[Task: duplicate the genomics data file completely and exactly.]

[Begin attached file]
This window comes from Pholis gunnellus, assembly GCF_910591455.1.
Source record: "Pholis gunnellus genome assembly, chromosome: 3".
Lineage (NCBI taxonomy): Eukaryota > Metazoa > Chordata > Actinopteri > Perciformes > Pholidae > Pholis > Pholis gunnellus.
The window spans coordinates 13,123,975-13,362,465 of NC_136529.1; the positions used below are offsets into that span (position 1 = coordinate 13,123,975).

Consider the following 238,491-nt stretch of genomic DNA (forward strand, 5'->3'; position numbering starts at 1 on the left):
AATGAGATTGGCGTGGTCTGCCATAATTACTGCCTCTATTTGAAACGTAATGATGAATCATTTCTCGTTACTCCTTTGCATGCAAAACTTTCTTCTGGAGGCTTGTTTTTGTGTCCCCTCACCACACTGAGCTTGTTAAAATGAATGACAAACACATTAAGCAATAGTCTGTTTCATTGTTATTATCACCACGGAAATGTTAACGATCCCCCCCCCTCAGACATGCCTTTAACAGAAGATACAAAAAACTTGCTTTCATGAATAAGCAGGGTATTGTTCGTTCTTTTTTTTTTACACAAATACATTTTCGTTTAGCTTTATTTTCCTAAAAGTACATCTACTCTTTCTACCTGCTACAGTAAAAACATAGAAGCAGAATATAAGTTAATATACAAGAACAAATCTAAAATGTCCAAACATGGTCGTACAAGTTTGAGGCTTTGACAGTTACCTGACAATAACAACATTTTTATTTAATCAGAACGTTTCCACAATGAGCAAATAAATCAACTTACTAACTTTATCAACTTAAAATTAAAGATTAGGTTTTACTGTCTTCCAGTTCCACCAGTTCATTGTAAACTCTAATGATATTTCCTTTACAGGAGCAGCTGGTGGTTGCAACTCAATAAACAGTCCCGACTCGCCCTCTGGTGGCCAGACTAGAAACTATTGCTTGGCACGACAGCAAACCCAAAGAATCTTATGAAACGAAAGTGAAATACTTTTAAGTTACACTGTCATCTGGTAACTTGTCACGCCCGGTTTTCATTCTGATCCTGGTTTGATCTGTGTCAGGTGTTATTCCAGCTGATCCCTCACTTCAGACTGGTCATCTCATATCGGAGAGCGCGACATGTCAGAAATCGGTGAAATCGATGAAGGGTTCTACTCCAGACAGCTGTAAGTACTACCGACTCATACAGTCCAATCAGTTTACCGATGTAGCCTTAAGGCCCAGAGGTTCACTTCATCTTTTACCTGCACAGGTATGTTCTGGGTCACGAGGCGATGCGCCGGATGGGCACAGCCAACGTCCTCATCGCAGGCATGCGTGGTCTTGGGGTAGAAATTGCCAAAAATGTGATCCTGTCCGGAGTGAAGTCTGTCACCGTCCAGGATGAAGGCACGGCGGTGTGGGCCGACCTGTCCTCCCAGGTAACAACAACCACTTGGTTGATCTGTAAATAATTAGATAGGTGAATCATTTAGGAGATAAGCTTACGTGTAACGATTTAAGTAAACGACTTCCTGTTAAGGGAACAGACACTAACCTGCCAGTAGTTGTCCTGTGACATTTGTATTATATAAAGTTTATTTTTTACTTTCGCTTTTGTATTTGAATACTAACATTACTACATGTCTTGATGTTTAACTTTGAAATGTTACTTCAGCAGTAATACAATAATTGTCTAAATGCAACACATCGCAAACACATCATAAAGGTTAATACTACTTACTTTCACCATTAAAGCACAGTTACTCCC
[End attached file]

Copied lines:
This window comes from Pholis gunnellus, assembly GCF_910591455.1.
Source record: "Pholis gunnellus genome assembly, chromosome: 3".
Lineage (NCBI taxonomy): Eukaryota > Metazoa > Chordata > Actinopteri > Perciformes > Pholidae > Pholis > Pholis gunnellus.
The window spans coordinates 13,123,975-13,362,465 of NC_136529.1; the positions used below are offsets into that span (position 1 = coordinate 13,123,975).

Consider the following 238,491-nt stretch of genomic DNA (forward strand, 5'->3'; position numbering starts at 1 on the left):
AATGAGATTGGCGTGGTCTGCCATAATTACTGCCTCTATTTGAAACGTAATGATGAATCATTTCTCGTTACTCCTTTGCATGCAAAACTTTCTTCTGGAGGCTTGTTTTTGTGTCCCCTCACCACACTGAGCTTGTTAAAATGAATGACAAACACATTAAGCAATAGTCTGTTTCATTGTTATTATCACCACGGAAATGTTAACGATCCCCCCCCCTCAGACATGCCTTTAACAGAAGATACAAAAAACTTGCTTTCATGAATAAGCAGGGTATTGTTCGTTCTTTTTTTTTTACACAAATACATTTTCGTTTAGCTTTATTTTCCTAAAAGTACATCTACTCTTTCTACCTGCTACAGTAAAAACATAGAAGCAGAATATAAGTTAATATACAAGAACAAATCTAAAATGTCCAAACATGGTCGTACAAGTTTGAGGCTTTGACAGTTACCTGACAATAACAACATTTTTATTTAATCAGAACGTTTCCACAATGAGCAAATAAATCAACTTACTAACTTTATCAACTTAAAATTAAAGATTAGGTTTTACTGTCTTCCAGTTCCACCAGTTCATTGTAAACTCTAATGATATTTCCTTTACAGGAGCAGCTGGTGGTTGCAACTCAATAAACAGTCCCGACTCGCCCTCTGGTGGCCAGACTAGAAACTATTGCTTGGCACGACAGCAAACCCAAAGAATCTTATGAAACGAAAGTGAAATACTTTTAAGTTACACTGTCATCTGGTAACTTGTCACGCCCGGTTTTCATTCTGATCCTGGTTTGATCTGTGTCAGGTGTTATTCCAGCTGATCCCTCACTTCAGACTGGTCATCTCATATCGGAGAGCGCGACATGTCAGAAATCGGTGAAATCGATGAAGGGTTCTACTCCAGACAGCTGTAAGTACTACCGACTCATACAGTCCAATCAGTTTACCGATGTAGCCTTAAGGCCCAGAGGTTCACTTCATCTTTTACCTGCACAGGTATGTTCTGGGTCACGAGGCGATGCGCCGGATGGGCACAGCCAACGTCCTCATCGCAGGCATGCGTGGTCTTGGGGTAGAAATTGCCAAAAATGTGATCCTGTCCGGAGTGAAGTCTGTCACCGTCCAGGATGAAGGCACGGCGGTGTGGGCCGACCTGTCCTCCCAGGTAACAACAACCACTTGGTTGATCTGTAAATAATTAGATAGGTGAATCATTTAGGAGATAAGCTTACGTGTAACGATTTAAGTAAACGACTTCCTGTTAAGGGAACAGACACTAACCTGCCAGTAGTTGTCCTGTGACATTTGTATTATATAAAGTTTATTTTTTACTTTCGCTTTTGTATTTGAATACTAACATTACTACATGTCTTGATGTTTAACTTTGAAATGTTACTTCAGCAGTAATACAATAATTGTCTAAATGCAACACATCGCAAACACATCATAAAGGTTAATACTACTTACTTTCACCATTAAAGCACAGTTACTCCC